Lung ultrasonography is rarely used in prognostic evaluation of ARDS patients. Frassi et al. divided patients with chest pain and dyspnea into mild, moderate, and severe groups based on the number of lung ultrasound comet tails (ULCs) and found a direct correlation between the number of ULCs and mortality rate [32]. Acute Physiology and Chronic Health Evaluation II and SOFA scores are good predictors of death risk in ARDS patients, while LIS and P/F have lower prognostic abilities [3335]. Recently, EVLWI measured using PiCCO technology is being used with increasing frequency to assess ARDS prognosis. EVLWI is directly correlated with LIS, Crs, and, obviously, P/F [3638]. Additionally, EVLWI of pediatric patients with acute respiratory distress could predict survival prognosis and mechanical ventilation duration [39]. A meta-analysis covering 670 patients in 11 studies of 9 countries showed that EVLWI was a better predictor of the mortality of severe patients [40].

In this study, LUS was closely related to several ARDS prognostic indices (EVLWI, LIS, Crs, and P/F) and was able to predict death risk and served as a diagnostic marker of ARDS. Early measurement of LUS is a better diagnostic indicator of acute lung injury than late measurement. Compared with other examinations, lung ultrasound is a non-invasive, economic, repeatable, simple, user-friendly, radiation-free bedside method for the prognosis of ARDS patients and for determination of the best treatment plan.

Conclusions

In summary, significant positive correlations were found between LUS and EVLWI measured by PiCCO. Both were effective clinical examination tools for the evaluation of ICU outcome in ARDS patients. Lung ultrasound diagnosis is simple, quick, non-invasive, economic, and rather accurate and is recommended for clinical use.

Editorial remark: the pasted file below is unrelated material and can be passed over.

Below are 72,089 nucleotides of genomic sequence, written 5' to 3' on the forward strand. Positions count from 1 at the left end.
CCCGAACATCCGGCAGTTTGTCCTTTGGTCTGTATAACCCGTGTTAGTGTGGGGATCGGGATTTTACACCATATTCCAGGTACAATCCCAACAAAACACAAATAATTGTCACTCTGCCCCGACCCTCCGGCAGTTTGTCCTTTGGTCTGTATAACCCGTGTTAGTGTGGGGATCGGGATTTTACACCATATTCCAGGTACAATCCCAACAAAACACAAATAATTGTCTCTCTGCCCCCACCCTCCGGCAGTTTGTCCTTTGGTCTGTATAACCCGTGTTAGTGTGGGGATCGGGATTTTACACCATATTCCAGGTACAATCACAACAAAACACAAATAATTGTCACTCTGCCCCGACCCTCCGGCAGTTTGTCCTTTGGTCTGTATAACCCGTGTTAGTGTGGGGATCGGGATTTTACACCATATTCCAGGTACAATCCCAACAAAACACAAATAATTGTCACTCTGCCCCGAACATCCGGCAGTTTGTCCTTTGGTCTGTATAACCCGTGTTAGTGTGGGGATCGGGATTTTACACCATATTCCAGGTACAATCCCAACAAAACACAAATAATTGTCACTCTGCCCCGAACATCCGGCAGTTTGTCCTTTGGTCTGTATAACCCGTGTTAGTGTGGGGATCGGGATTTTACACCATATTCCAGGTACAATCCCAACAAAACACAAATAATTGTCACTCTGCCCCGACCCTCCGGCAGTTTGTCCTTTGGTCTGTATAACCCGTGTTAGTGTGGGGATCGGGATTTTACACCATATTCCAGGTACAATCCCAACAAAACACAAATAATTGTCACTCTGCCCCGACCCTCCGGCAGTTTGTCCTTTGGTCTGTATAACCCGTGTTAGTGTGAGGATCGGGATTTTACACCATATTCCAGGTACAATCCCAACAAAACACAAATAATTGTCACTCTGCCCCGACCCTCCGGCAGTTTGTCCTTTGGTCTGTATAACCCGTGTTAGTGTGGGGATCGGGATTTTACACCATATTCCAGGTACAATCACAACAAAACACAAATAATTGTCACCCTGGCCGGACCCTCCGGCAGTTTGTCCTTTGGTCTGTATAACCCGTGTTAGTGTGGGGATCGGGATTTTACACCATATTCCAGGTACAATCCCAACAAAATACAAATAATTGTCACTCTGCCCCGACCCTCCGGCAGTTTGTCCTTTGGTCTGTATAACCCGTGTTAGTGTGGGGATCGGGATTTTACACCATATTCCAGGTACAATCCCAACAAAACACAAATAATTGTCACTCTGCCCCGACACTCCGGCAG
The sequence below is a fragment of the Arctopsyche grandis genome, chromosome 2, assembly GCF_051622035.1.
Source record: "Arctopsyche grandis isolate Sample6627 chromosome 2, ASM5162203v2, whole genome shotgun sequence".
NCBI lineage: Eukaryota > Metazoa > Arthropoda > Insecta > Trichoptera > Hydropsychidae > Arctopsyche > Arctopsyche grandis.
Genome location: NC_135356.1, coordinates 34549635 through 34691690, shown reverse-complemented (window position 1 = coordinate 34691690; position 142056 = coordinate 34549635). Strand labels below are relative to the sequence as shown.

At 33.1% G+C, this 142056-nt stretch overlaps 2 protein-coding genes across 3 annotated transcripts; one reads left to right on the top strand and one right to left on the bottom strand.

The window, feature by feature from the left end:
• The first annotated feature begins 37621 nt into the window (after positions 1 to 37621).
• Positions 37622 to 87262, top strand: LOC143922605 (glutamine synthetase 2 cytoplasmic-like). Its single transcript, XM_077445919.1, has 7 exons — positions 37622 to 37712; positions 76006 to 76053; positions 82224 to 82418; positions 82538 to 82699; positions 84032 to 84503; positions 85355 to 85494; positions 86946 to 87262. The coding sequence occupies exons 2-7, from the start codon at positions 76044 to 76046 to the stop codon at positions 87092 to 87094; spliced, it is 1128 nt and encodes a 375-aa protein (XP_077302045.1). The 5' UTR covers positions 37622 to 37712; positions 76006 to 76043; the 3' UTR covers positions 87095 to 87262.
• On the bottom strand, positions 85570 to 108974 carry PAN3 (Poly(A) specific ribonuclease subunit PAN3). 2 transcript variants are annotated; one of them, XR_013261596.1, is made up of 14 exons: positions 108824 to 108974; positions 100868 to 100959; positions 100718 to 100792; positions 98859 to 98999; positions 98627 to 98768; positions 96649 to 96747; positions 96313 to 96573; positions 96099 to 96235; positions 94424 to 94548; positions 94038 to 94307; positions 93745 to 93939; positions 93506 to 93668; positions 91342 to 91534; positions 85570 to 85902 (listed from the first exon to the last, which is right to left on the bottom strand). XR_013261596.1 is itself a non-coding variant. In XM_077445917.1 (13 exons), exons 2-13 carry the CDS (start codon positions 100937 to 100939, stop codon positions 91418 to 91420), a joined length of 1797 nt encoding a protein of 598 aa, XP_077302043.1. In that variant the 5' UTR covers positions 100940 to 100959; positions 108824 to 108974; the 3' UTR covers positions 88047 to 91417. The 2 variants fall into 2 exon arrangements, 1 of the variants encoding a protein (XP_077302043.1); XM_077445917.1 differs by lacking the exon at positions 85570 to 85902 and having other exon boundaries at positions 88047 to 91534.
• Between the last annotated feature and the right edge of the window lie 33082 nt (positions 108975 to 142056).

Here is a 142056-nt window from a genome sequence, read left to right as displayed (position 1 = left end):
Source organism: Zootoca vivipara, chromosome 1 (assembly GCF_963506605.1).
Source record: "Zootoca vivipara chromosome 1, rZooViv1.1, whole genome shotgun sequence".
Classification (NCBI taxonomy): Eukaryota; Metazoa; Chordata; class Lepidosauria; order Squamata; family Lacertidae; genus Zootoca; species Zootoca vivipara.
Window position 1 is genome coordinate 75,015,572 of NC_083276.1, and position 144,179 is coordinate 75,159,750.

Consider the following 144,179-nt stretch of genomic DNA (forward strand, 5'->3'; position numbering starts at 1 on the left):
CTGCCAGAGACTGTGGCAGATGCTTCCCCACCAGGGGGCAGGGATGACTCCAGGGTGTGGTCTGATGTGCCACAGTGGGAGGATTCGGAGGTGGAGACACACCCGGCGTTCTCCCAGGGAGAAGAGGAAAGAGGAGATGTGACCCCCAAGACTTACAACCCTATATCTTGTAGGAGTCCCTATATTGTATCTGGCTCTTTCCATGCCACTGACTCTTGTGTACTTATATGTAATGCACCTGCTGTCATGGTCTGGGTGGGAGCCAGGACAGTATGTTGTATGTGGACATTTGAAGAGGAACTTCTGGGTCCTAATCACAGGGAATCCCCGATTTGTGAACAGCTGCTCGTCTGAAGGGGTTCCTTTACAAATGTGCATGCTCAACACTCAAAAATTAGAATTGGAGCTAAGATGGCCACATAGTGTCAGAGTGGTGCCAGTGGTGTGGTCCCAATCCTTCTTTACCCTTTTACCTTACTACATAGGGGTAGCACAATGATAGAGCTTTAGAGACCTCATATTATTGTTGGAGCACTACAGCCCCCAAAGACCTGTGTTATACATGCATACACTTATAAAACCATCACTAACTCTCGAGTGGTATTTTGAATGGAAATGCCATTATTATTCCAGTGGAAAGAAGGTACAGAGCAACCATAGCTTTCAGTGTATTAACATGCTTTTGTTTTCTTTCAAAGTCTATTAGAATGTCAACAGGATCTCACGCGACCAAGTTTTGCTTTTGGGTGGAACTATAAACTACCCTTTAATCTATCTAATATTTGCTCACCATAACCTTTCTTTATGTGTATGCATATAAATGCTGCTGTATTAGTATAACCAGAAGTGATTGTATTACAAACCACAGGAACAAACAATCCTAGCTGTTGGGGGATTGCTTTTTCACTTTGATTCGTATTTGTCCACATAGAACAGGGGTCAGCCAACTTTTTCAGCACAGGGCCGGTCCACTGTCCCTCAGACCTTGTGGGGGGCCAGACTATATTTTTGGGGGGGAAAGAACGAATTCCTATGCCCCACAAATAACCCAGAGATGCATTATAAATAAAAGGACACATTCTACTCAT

Abbreviations

ARDS: 

Acute respiratory distress syndrome

PiCCO: 

Pulse index continuous cardiac output

LUS: 

Lung ultrasound score

PBW: 

Predicted body weight

EVLW: 

Extra-vascular lung water

EVLWI: 

Extra-vascular lung water indexed to PBW

SOFA: 

Sequential organ failure assessment score

LIS: 

Lung injury score

P/F: 

PaO2/FiO2

ICU: 

Intensive care unit

PEEP: 

Positive end expiratory pressure

Crs: 

Static respiratory system compliance

Declarations

Acknowledgments

The authors sincerely thank Dr. Bin Du (Division of Intensive Care Unit, Peking Union Medical College Hospital, China) for kindly contributing suggestions for the conception and design of this study. The authors also sincerely thank Dr. Xiaoxia Peng (School of Public Health, Capital Medical University, China) for her advice on the statistical analysis of the data.

The study was undertaken with funding support from Beijing Municipal Science & Technology Commission No.Z121107001012125.

Open Access This article is distributed under the terms of the Creative Commons Attribution 4.0 International License (http://creativecommons.org/licenses/by/4.0/), which permits unrestricted use, distribution, and reproduction in any medium, provided you give appropriate credit to the original author(s) and the source, provide a link to the Creative Commons license, and indicate if changes were made. The Creative Commons Public Domain Dedication waiver (http://creativecommons.org/publicdomain/zero/1.0/) applies to the data made available in this article, unless otherwise stated.

Authors’ Affiliations

(1)
Intensive Care Unit, Fuxing Hospital affiliated with Capital Medical University
(2)
Department of Ultrasonography, Fuxing Hospital affiliated with Capital Medical University

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© Zhao et al. 2015